Computer control programmers and operators use computer numerically controlled (CNC) machines to produce a wide variety of products, from automobile engines to computer keyboards. CNC machines operate by reading the code included in a computer-controlled module, which drives the machine tool and performs the functions of forming and shaping a part formerly done by machine operators. CNC machines include tools such as lathes, laser cutting machines, roll forms, press brakes and printing presses. CNC machines use the same techniques as many other mechanical manufacturing machines but are controlled by a central computer instead of a human operator or electric switchboard. Many old-fashioned machines can be retrofitted with a computer control, which can greatly improve the productivity of a machine. Computer control programmers and operators normally produce large quantities of one part, although they may produce small batches or one-of-a-kind items. These machines are most commonly used in metalworking industries where precision is imperative, because computers can be more accurate than humans in this work.
CNC programmers—also referred to as numerical tool and process control programmers—develop the programs that run the machine tools. They often review three-dimensional computer-aided/automated design (CAD) blueprints of a part and determine the sequence of events that will be needed to make the part. This may involve calculating where to cut or bore into the workpiece, how fast to feed the metal into the machine, and how much metal to remove.
Next, CNC programmers turn the planned machining operations into a set of instructions. These instructions are translated into a computer aided/automated manufacturing (CAM) program containing a set of commands for the machine to follow. On a CNC machine, commands normally are a series of numbers (hence, numerical control) that may describe where cuts should occur, where a roll should bend a piece, or the speed of the feed into the machine. After the program is developed, CNC programmers and operators check the programs to ensure that the machinery will function properly and that the output will meet specifications. Because a problem with the program could damage costly machinery and cutting tools or simply waste valuable time and materials, computer simulations may be used to check the program before a trial run. If errors are found, the program must be changed and retested until the problem is resolved. In addition, growing connectivity between CAD/CAM software and CNC machine tools is raising productivity by automatically translating designs into instructions for the computer controller on the machine tool. Many new machines take advantage of easy-to-use graphical user interface programs that use pictures and buttons, instead of long strings of a computer programming language. This improvement in usability has pushed many manufacturing companies to combine the jobs of CNC programmers and machine operators.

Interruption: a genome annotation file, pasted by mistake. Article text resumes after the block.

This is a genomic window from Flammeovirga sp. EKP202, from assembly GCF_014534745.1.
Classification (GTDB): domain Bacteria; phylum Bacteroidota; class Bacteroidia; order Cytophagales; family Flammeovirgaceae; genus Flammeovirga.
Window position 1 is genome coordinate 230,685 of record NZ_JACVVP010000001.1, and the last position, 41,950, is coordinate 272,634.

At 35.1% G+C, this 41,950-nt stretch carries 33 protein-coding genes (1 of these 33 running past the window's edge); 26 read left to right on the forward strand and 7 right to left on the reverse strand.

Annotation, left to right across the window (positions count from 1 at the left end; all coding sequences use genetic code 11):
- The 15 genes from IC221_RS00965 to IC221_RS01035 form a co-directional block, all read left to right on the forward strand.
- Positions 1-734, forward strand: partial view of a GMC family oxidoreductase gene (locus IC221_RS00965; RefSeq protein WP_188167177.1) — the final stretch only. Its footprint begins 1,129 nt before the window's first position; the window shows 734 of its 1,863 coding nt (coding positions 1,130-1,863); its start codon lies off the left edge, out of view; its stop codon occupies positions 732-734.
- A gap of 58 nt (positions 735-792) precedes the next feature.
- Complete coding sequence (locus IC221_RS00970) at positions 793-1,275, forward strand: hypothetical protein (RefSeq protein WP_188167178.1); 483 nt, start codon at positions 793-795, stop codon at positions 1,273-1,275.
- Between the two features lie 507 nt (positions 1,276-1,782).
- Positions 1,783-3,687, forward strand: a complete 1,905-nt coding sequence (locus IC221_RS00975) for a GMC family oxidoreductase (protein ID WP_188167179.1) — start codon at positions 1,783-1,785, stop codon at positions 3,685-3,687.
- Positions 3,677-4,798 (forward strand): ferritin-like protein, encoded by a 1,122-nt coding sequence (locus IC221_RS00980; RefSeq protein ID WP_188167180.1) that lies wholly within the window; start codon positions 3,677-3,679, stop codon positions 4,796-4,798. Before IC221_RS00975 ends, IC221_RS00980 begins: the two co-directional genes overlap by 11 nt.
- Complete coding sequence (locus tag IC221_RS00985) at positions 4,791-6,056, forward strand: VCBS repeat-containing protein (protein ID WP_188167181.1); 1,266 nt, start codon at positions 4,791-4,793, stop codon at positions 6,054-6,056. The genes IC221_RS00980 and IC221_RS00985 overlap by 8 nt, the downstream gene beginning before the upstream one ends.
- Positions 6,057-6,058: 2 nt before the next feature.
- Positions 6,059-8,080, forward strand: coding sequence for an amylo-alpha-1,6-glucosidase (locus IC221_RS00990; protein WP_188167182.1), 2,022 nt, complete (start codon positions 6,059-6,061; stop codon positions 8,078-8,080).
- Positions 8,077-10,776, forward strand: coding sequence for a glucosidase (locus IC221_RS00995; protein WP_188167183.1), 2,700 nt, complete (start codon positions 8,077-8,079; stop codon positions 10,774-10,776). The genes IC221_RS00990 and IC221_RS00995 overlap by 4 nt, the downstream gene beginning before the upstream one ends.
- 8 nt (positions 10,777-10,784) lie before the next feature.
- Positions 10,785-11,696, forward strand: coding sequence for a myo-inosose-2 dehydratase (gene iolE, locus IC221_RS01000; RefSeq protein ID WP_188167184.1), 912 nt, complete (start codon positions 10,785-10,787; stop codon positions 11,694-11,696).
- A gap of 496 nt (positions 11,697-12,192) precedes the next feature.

After the programming work is completed, CNC setup operators—also referred to as computer-controlled machine tool operators, metal and plastic—set up the machine for the job. They download the program into the machine, load the proper tools into the machine, position the workpiece on the CNC machine tool—spindle, lathe, milling machine, or other machine—and then start the machine. During the test run of a new program, the setup operator, who may also have some programming skills, or the CNC programmer closely monitors the machine for signs of problems, such as a vibrating work piece, the breakage of cutting tools, or an out-of-specification final product. If a problem is detected, a setup operator or CNC programmer will modify the program using the control module to eliminate the problems or to improve the speed and accuracy of the program.
Once a program is completed, the operation of the CNC machine may move from the more experienced setup operator to a less-skilled machine operator. Operators load workpieces and tools into a machine, press the start button, monitor the machine for problems, and measure the parts produced to check that they match specifications. If they encounter a problem that requires modification to the cutting program, they shut down the machine and wait for a more experienced CNC setup operator to fix the problem. Many CNC operators start at this basic level and gradually perform more setup tasks as they gain experience.
Regardless of skill level, all CNC operators detect some problems by listening for specific sounds—for example, a dull cutting tool that needs changing or excessive vibration. Machine tools rotate at high speeds, which can create problems with harmonic vibrations in the workpiece. Vibrations cause the machine tools to make minor cutting errors, hurting the quality of the product. Operators listen for vibrations and then adjust the cutting speed to compensate. For common errors in the machine, programmers write code that displays an error code to help operators, who are expected to make minor repairs, and machine mechanics fix a problem quickly. CNC operators also ensure that the workpiece is being properly lubricated and cooled, since the machining of metal products generates a significant amount of heat.